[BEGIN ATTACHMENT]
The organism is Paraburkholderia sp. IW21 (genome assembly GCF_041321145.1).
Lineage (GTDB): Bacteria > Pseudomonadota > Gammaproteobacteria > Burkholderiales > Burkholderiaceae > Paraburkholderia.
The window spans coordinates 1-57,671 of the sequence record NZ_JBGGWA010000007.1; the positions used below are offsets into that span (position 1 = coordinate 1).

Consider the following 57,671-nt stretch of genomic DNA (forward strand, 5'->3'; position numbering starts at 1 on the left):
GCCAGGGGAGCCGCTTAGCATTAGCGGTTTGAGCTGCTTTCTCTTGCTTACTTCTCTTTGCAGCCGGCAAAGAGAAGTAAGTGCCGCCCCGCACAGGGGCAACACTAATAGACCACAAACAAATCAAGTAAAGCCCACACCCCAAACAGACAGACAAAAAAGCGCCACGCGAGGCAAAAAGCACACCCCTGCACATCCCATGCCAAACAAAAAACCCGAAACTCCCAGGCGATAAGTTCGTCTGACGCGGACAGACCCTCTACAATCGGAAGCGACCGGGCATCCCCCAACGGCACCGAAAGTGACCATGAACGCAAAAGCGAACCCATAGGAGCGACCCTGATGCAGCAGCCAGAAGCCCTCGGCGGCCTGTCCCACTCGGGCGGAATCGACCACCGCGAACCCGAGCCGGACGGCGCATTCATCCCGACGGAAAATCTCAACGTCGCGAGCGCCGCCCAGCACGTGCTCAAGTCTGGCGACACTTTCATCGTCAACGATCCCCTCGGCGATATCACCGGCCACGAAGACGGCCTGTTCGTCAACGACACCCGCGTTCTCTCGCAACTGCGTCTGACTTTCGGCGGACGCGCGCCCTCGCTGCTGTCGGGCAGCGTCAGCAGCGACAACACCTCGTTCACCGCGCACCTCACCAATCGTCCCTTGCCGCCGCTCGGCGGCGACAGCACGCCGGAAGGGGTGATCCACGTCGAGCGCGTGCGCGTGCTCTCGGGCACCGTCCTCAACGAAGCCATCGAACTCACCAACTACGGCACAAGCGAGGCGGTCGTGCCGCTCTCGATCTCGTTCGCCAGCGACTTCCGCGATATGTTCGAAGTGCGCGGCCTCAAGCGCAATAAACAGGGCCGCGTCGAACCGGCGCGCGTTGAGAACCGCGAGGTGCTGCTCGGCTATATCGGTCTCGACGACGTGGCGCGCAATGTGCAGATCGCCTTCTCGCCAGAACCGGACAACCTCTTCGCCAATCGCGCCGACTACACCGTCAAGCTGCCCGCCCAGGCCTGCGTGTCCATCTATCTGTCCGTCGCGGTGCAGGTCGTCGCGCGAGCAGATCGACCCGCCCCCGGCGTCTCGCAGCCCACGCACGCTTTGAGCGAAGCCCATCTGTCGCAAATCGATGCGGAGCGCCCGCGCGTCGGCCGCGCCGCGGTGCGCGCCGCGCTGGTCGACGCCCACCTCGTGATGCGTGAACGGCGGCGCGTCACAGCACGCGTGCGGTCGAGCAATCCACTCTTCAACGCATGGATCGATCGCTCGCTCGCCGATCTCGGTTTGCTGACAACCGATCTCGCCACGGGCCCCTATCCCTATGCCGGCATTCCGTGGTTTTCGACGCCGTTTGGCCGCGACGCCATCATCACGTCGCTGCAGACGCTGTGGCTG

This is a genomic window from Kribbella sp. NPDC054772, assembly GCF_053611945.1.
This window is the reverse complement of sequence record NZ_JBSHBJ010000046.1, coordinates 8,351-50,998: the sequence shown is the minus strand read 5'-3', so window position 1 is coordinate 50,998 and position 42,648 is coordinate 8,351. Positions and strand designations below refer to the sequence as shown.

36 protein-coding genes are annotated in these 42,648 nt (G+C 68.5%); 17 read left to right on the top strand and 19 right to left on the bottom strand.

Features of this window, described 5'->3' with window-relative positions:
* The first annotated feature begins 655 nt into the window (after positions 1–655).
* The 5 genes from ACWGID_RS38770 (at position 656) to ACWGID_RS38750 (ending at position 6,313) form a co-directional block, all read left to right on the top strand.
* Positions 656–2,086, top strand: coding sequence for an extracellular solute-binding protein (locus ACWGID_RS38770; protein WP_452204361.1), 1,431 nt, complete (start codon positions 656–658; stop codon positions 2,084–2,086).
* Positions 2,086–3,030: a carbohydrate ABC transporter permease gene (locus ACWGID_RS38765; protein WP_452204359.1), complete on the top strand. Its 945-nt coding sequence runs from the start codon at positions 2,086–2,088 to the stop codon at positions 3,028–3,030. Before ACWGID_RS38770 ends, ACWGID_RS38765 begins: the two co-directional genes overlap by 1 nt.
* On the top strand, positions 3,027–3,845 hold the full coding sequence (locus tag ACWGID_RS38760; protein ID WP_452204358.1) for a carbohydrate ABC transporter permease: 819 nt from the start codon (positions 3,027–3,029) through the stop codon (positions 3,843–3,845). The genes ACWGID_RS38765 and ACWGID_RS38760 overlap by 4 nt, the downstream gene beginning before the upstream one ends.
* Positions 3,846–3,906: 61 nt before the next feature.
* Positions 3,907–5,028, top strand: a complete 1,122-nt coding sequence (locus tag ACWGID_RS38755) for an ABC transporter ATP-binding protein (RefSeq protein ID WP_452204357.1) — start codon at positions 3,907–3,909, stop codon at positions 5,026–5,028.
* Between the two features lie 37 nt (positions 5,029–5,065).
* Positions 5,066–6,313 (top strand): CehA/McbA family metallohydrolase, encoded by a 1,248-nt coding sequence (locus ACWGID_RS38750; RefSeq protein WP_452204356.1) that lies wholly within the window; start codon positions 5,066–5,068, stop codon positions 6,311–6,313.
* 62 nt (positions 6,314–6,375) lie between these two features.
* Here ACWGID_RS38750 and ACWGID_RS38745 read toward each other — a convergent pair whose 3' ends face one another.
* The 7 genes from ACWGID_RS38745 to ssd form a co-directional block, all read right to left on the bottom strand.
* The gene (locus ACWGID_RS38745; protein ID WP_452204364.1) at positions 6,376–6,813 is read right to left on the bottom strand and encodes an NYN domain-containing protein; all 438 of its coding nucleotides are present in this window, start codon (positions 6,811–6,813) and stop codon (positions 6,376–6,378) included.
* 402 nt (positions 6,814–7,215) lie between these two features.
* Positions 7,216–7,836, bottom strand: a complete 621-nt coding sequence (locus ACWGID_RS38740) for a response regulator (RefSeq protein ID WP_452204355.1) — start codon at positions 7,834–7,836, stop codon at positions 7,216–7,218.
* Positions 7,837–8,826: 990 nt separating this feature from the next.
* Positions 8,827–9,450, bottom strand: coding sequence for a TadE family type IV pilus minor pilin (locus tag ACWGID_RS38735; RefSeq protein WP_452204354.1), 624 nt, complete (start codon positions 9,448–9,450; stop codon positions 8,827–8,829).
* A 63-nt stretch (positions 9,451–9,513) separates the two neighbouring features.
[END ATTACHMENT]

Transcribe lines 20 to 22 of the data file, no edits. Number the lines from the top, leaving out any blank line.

* Here ACWGID_RS38750 and ACWGID_RS38745 read toward each other — a convergent pair whose 3' ends face one another.
* The 7 genes from ACWGID_RS38745 to ssd form a co-directional block, all read right to left on the bottom strand.
* The gene (locus ACWGID_RS38745; protein ID WP_452204364.1) at positions 6,376–6,813 is read right to left on the bottom strand and encodes an NYN domain-containing protein; all 438 of its coding nucleotides are present in this window, start codon (positions 6,811–6,813) and stop codon (positions 6,376–6,378) included.